So this weekend, I saw this article from CNN about the 10 things parents and teachers should know about each other. I have talked on here before how parents and teachers should be a team, and that parents shouldn't demand things of teachers--just as teachers shouldn't demand things of parents. And again...these opinions are mine alone, but I wanted to respond to this article.
Briefly, this article is a response to an article that they did probably about a year ago about what teachers want to tell parents. I saw that article then and liked it enough to share it on Facebook. To me, this new article discusses that parents and teachers are on the same page--some of the time. They give a couple of quotes--some I agree with and some that I don't. As the article asks at the end: "What do you think about this list and what would you add?" I will do a list of three quotes from the article with my own commentary.
Quote #1 from the article states:
"Parents need to know we're in it for the kids; obviously not for the money," said Facebook user and Florida teacher Cindy Hoffman. "We're in a partnership, trying to do the best for the children as possible. Please don't treat us as adversaries."
I agree because as I have mentioned before, no teacher is in it for the money. If parents know that we are a team--things go so much better. Students drive the train (especially in high school) while the parents and teachers work as the staff on the train to help support the engineer.
Quote #2 states:
"As a teacher (oh yes, I am both) I want parents to stop blaming teachers and start working with us," Williams-Solod said. "We can't fix everything, but remember we are humans and we aren't perfect. Also, teach your kids to respect us."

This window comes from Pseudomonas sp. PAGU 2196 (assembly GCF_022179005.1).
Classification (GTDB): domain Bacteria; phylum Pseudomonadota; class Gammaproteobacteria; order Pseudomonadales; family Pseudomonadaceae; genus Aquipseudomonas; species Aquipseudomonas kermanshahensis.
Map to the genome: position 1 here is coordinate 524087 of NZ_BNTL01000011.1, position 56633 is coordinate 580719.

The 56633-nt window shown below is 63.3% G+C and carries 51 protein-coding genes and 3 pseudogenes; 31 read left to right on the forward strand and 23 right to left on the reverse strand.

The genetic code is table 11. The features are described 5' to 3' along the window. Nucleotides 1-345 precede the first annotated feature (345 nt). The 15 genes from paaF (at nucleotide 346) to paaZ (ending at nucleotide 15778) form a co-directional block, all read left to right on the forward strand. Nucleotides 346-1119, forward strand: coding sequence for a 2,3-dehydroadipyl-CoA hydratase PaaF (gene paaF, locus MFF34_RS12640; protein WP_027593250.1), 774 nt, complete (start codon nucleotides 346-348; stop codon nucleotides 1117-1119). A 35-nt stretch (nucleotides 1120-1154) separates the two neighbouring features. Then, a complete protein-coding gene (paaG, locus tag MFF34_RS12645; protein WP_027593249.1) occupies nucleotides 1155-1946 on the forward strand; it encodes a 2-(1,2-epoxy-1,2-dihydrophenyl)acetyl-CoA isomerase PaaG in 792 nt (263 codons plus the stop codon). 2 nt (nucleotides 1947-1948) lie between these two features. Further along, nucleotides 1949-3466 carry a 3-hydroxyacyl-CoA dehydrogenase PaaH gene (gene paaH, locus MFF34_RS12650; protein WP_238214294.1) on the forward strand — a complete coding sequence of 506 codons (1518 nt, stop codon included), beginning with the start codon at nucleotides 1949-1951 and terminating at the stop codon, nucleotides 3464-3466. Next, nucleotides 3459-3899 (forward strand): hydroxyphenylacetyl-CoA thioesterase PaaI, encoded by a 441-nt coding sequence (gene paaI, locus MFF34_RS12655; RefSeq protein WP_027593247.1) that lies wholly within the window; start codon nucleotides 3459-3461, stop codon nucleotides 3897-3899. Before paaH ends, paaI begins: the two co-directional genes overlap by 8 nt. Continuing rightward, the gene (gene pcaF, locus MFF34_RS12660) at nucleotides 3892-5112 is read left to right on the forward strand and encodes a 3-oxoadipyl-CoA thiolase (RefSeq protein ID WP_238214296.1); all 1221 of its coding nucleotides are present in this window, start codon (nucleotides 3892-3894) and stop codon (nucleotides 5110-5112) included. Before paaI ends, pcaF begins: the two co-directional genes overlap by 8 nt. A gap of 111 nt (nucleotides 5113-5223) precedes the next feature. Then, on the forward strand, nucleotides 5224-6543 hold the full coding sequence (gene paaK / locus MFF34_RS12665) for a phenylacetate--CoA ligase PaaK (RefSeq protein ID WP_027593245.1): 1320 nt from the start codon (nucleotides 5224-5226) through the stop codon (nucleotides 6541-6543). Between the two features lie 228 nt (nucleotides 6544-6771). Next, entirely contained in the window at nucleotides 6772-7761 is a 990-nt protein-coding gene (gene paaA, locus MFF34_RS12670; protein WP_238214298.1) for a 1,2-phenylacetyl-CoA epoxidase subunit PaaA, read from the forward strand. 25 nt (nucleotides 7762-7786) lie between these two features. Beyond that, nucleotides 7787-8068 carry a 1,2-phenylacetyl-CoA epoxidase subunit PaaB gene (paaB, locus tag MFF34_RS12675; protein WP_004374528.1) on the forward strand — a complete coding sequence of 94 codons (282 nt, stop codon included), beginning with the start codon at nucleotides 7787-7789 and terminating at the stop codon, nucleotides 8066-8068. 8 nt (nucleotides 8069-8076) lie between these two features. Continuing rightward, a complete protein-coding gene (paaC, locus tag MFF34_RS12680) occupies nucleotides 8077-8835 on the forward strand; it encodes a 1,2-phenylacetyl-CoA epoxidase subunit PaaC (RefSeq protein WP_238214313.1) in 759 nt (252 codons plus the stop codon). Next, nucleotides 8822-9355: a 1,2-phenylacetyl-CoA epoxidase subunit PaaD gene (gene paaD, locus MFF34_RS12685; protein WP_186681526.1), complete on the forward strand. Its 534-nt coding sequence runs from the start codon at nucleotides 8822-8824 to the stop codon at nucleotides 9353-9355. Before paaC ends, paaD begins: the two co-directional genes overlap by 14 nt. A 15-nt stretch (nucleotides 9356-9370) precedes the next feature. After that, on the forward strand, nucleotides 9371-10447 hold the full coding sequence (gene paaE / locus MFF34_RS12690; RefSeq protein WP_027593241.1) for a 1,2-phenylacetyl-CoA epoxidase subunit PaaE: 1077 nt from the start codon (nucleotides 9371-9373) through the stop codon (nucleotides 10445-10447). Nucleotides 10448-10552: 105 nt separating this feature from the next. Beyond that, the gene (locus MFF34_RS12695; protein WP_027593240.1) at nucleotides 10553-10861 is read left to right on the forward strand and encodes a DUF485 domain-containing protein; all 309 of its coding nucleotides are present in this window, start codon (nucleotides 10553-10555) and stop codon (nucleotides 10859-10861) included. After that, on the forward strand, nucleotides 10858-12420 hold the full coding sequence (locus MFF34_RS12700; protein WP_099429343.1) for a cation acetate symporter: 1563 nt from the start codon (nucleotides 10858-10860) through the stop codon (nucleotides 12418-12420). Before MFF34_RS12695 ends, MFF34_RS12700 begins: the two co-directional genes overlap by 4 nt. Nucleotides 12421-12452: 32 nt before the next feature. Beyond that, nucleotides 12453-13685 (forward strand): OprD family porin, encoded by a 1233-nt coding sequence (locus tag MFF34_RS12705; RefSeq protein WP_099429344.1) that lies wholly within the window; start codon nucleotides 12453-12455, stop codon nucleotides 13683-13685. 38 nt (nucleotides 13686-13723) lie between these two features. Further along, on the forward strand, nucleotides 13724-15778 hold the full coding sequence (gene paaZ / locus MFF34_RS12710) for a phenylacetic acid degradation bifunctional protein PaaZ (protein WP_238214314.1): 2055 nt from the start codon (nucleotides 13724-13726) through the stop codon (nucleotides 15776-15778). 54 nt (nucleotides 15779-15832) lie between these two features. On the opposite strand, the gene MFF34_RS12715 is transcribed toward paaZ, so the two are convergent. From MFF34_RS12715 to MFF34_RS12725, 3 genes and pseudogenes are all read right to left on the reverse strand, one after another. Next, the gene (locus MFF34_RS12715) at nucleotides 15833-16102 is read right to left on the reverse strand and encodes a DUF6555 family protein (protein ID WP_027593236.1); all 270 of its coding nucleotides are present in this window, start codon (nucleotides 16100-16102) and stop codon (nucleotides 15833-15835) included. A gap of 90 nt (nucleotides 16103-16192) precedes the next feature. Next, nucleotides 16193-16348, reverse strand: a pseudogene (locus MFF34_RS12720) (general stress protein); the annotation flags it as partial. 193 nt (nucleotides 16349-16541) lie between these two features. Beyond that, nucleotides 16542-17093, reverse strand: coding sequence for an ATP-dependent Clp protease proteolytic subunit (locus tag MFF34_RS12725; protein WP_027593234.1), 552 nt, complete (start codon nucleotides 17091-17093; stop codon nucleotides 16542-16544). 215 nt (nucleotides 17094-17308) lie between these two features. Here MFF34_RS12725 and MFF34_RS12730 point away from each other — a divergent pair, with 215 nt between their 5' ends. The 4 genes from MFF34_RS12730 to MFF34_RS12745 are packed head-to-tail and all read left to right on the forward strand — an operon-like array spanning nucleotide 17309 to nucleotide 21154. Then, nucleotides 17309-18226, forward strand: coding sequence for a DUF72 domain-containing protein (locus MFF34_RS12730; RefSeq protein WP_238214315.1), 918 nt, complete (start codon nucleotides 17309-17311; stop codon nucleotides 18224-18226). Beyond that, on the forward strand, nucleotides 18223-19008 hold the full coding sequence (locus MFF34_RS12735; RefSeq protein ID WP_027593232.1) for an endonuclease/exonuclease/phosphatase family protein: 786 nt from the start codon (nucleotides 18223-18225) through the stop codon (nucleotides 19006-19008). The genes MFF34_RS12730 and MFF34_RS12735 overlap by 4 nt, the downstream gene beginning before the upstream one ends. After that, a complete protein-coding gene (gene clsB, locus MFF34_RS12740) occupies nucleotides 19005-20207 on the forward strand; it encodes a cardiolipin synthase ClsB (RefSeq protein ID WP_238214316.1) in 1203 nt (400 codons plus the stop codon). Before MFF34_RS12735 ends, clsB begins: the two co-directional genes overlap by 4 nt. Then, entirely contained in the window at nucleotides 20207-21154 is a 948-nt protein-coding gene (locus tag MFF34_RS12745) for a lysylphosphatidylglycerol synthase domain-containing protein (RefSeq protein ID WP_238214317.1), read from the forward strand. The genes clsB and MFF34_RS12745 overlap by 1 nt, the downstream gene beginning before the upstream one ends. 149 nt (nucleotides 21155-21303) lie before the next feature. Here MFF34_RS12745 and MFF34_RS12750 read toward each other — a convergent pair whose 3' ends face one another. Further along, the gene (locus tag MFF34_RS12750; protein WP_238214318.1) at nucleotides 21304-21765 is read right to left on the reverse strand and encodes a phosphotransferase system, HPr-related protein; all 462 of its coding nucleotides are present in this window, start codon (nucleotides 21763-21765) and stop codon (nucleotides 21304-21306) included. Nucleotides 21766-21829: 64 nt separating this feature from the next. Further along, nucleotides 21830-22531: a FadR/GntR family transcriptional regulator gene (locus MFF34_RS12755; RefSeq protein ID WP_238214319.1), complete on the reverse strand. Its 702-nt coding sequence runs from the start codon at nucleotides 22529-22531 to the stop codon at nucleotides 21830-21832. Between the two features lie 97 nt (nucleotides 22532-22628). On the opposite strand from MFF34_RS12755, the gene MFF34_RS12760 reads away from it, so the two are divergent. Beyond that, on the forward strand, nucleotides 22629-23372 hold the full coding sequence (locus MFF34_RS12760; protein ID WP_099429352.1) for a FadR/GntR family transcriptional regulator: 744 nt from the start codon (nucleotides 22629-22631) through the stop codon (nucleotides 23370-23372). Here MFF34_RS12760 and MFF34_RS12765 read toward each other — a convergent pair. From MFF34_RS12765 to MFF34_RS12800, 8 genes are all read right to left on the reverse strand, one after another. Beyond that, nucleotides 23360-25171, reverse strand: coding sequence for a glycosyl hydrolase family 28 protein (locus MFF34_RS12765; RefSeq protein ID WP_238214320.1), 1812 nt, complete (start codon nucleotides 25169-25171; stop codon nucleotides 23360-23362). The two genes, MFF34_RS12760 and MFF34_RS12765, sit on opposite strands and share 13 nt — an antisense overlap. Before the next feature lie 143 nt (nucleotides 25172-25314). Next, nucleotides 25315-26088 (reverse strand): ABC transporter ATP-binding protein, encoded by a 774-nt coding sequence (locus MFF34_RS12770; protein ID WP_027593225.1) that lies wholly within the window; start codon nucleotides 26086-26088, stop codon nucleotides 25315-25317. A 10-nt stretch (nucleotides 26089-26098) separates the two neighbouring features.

I like this quote because it comes from a teacher-parent. Sometimes teacher-parents are the worst--because we know what we would do as a teacher for our own kids. But I think this mom hits the nail on the head--teachers are only human. And one thing that I have to remind myself of everyday is that parents are only human too. I deal with a lot of kids who might not be in the situation that they were if there were different choices made in their upbringing. So...again we are a team.
Quote #3 states:
"ADHD is not an excuse; it is an explanation."--Melynda Hartley Johnson, parent
I disagree with this quote to a certain extent. I agree that in some cases ADHD is a real thing--and something that the student needs to learn how to overcome. However, I think that it can be used as an excuse even when it is a real thing. No kid that is in a wheelchair or has glasses or any other visible difference says that they can't do something just like everyone else. They figure out how they can do it their way. That's what I as a teacher wish the parents that come to me with, "My kid has ADHD." would understand. I wish I could hear, "My child has ADHD; can we help him learn despite of that? I want him/her to be able to reach their potential and not be a kid defined by this." That's really is the biggest thing--we can't define our kids by an explanation--they have to define themselves by what they CAN do, not what they CAN'T do.